Orchard Mason Bees
Become a beekeeper with Mason Bees and have the best native pollinator around. All you have to do is just release the Mason Bees directly from our provided box when your fruit trees begin to bloom each year. Our Mason Bee box comes with 20 or 100 of these amazing bees. Choose 20 (will pollinate 4-5 fruit trees) or save more money and go big with a box of 100 bees. Our Mason bees are the fattest and most vigorous bees we could source.
Please note, these bees are shipped dormant in their cocoons. We recommend always opening the box outside as they are live bees and may wake up during transit in warmer weather. If you receive the bees before the ideal time to release them in your area, it is best to store them in the refrigerator until they are ready to be released.
Orchard Mason Bees Pollinators
We are excited to offer these work horses of fruit tree pollination. Expect higher fruit set and larger yields. These bees will find places to live close to where they are released. If you purchase the Mason Bee Board with your bees you can farm your own bees and increase them each year. Mason bees are a common name for species of bees in the genus Osmia, of the family Megachilidae. They are named from their habit of making compartments of mud in their nests, which are made in hollow reeds or holes in wood made by wood-boring insects.
Unlike honey bees (Apis) or bumblebees, Osmia species are solitary; every female is fertile and makes her own nest, and no worker bees for these species exist. Solitary bees produce neither honey nor beeswax. They are immune from acarine and Varroa mites, but have their own unique parasites, pests, and diseases.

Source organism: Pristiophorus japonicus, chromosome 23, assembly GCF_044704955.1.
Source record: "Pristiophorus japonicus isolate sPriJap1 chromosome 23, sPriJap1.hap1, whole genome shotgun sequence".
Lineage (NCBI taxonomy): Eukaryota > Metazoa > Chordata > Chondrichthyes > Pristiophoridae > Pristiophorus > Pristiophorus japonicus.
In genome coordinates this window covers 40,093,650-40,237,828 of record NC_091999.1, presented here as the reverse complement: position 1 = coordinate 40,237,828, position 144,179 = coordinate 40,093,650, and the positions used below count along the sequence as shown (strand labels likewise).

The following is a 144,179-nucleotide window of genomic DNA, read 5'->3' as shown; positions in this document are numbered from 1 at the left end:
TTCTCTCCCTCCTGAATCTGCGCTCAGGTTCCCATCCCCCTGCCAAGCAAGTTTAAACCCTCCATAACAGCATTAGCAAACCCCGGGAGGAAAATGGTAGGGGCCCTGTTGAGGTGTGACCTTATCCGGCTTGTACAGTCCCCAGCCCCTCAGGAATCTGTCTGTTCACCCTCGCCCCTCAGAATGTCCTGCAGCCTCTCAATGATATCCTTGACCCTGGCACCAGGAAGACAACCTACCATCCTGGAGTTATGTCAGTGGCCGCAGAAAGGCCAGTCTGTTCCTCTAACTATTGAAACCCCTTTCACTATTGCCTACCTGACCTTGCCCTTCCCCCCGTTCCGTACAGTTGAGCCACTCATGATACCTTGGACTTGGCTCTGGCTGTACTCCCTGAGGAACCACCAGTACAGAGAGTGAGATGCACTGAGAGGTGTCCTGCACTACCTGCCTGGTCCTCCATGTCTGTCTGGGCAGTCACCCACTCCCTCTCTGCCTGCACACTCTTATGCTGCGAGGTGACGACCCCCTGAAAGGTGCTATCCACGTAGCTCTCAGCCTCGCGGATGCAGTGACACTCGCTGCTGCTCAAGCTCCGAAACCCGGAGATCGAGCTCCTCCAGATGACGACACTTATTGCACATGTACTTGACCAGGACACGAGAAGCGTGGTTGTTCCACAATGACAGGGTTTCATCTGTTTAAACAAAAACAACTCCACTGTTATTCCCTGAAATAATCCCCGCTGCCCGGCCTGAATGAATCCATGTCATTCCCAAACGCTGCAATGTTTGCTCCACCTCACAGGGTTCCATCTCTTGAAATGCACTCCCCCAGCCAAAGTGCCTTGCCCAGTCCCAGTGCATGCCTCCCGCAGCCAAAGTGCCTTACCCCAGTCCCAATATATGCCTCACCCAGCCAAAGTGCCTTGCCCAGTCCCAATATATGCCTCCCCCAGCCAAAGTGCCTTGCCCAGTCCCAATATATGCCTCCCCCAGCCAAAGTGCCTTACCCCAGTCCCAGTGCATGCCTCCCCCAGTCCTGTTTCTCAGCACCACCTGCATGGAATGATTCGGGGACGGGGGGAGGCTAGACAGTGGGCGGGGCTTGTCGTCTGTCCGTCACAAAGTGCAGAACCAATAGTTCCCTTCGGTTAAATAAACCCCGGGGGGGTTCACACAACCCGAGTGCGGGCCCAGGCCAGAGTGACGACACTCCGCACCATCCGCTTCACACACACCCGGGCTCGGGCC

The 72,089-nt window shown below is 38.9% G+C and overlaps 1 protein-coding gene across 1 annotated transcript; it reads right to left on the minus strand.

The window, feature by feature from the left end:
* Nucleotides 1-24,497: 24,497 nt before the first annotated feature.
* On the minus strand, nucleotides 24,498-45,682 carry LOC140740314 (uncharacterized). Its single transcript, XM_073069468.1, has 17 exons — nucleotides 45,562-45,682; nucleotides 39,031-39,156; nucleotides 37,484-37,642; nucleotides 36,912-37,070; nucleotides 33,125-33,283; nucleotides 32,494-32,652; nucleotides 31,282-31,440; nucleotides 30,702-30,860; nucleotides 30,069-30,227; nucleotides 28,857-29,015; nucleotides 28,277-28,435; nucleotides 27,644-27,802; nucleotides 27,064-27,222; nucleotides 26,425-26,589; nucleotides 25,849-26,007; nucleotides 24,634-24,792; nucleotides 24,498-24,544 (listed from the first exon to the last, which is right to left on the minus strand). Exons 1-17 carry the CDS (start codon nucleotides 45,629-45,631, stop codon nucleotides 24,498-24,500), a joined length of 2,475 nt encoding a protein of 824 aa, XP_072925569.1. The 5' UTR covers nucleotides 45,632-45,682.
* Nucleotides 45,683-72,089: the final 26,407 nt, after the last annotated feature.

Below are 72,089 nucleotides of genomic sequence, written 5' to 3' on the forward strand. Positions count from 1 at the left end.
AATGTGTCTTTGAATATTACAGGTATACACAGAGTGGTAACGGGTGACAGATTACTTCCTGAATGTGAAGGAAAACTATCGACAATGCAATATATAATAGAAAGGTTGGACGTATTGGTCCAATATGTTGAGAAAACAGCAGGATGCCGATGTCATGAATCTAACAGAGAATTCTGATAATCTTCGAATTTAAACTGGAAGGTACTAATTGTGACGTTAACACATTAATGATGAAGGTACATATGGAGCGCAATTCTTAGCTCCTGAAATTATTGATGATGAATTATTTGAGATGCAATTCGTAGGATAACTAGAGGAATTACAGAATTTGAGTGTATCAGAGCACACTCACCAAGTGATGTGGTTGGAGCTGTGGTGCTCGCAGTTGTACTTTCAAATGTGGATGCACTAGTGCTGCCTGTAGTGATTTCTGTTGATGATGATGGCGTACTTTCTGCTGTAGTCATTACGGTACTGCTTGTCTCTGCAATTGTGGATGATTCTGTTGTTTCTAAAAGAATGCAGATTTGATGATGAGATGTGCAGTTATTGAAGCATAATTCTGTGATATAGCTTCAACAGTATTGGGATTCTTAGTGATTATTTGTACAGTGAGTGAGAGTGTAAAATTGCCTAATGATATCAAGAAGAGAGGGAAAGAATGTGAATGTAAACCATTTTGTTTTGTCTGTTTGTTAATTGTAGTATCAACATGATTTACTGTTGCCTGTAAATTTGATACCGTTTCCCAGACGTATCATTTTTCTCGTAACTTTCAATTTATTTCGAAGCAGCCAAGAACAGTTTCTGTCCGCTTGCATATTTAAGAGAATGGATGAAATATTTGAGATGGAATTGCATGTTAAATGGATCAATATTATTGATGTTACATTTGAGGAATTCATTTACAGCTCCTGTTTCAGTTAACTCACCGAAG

The orchard mason bee emerges early in the spring when daytime temperatures rise to about 50 degrees consistently. This usually coincides with fruit tree bloom. The males emerge first and stay close to the nest site waiting for females.
When the females do emerge, the first thing they do is look for a mate. Soon after the males die and the females start work on their nests for the year. They begin by finding a suitable hole, and then start to gather pollen and nectar from nearby flowers as food for their young.
The pollen is deposited into the back of the nest hole one load at a time. This is done until a suitable store is gathered. Then, the bee lays an egg on top of the mass.
Orchard mason bees are amazing pollinators. Unlike honey bees that have leg pockets for pollen storage, a mason bee must stuff pollen into stiff hairs on her abdomen. This less sophisticated method leads to much better pollination because on each flower she tries to stuff pollen into the hairs, but some inevitably falls out, likely pollinating the flower.
While a honey bee typically pollinates about five percent of the flowers it visits in a day, it is estimated that a mason bee pollinates ninety five percent. And on top of that the mason bee visits more than twice as many flowers every day!
The nesting habits of many Osmia lend themselves to easy cultivation, and a number of Osmia are commercially propagated in different parts of the world to improve pollination in fruit and nut production. Commercial pollinators include O. lignaria, O. rufa, O. cornuta, O. cornifrons, O. ribiflorus, and O. californica. They are used both as an alternative to and as an augmentation for European honey bees. Mason bees grown for orchard and other agricultural applications are all readily attracted to nesting holes – reeds, paper tubes, nesting trays, or drilled blocks of wood; in their dormant season they can be transported as intact nests (tubes, blocks, etc.), or as loose cocoons. As is characteristic of solitary bees, they rarely sting when handled, (only under duress such as when wet or squeezed), their sting is smaller and less painful, and their stinger is unbarbed, all attributes cited by different commercial growers.